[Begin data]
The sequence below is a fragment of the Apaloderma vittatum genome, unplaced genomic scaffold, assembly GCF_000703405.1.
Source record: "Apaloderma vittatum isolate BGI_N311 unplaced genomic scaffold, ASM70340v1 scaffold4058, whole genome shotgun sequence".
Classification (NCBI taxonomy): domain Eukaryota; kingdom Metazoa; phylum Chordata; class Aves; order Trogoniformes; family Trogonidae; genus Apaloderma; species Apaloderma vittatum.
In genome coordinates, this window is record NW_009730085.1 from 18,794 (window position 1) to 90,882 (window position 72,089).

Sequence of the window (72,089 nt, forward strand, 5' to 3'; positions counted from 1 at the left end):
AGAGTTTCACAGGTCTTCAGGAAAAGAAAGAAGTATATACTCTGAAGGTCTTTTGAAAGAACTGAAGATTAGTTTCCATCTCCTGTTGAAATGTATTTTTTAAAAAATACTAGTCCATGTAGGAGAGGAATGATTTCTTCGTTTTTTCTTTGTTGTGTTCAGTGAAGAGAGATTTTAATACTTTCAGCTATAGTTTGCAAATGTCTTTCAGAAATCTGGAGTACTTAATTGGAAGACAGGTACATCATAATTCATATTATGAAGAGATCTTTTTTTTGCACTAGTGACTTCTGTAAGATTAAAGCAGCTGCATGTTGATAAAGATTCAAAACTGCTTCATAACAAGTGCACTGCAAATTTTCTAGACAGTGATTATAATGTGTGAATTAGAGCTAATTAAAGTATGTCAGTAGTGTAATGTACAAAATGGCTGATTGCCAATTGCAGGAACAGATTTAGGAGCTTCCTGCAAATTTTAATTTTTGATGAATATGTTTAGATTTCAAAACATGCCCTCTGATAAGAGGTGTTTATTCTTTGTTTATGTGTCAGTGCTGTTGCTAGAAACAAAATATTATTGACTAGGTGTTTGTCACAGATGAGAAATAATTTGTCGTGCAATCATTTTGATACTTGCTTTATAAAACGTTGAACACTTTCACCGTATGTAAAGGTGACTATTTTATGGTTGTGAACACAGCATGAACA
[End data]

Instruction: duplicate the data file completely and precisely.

The sequence below is a fragment of the Apaloderma vittatum genome, unplaced genomic scaffold, assembly GCF_000703405.1.
Source record: "Apaloderma vittatum isolate BGI_N311 unplaced genomic scaffold, ASM70340v1 scaffold4058, whole genome shotgun sequence".
Classification (NCBI taxonomy): domain Eukaryota; kingdom Metazoa; phylum Chordata; class Aves; order Trogoniformes; family Trogonidae; genus Apaloderma; species Apaloderma vittatum.
In genome coordinates, this window is record NW_009730085.1 from 18,794 (window position 1) to 90,882 (window position 72,089).

Sequence of the window (72,089 nt, forward strand, 5' to 3'; positions counted from 1 at the left end):
AGAGTTTCACAGGTCTTCAGGAAAAGAAAGAAGTATATACTCTGAAGGTCTTTTGAAAGAACTGAAGATTAGTTTCCATCTCCTGTTGAAATGTATTTTTTAAAAAATACTAGTCCATGTAGGAGAGGAATGATTTCTTCGTTTTTTCTTTGTTGTGTTCAGTGAAGAGAGATTTTAATACTTTCAGCTATAGTTTGCAAATGTCTTTCAGAAATCTGGAGTACTTAATTGGAAGACAGGTACATCATAATTCATATTATGAAGAGATCTTTTTTTTGCACTAGTGACTTCTGTAAGATTAAAGCAGCTGCATGTTGATAAAGATTCAAAACTGCTTCATAACAAGTGCACTGCAAATTTTCTAGACAGTGATTATAATGTGTGAATTAGAGCTAATTAAAGTATGTCAGTAGTGTAATGTACAAAATGGCTGATTGCCAATTGCAGGAACAGATTTAGGAGCTTCCTGCAAATTTTAATTTTTGATGAATATGTTTAGATTTCAAAACATGCCCTCTGATAAGAGGTGTTTATTCTTTGTTTATGTGTCAGTGCTGTTGCTAGAAACAAAATATTATTGACTAGGTGTTTGTCACAGATGAGAAATAATTTGTCGTGCAATCATTTTGATACTTGCTTTATAAAACGTTGAACACTTTCACCGTATGTAAAGGTGACTATTTTATGGTTGTGAACACAGCATGAACA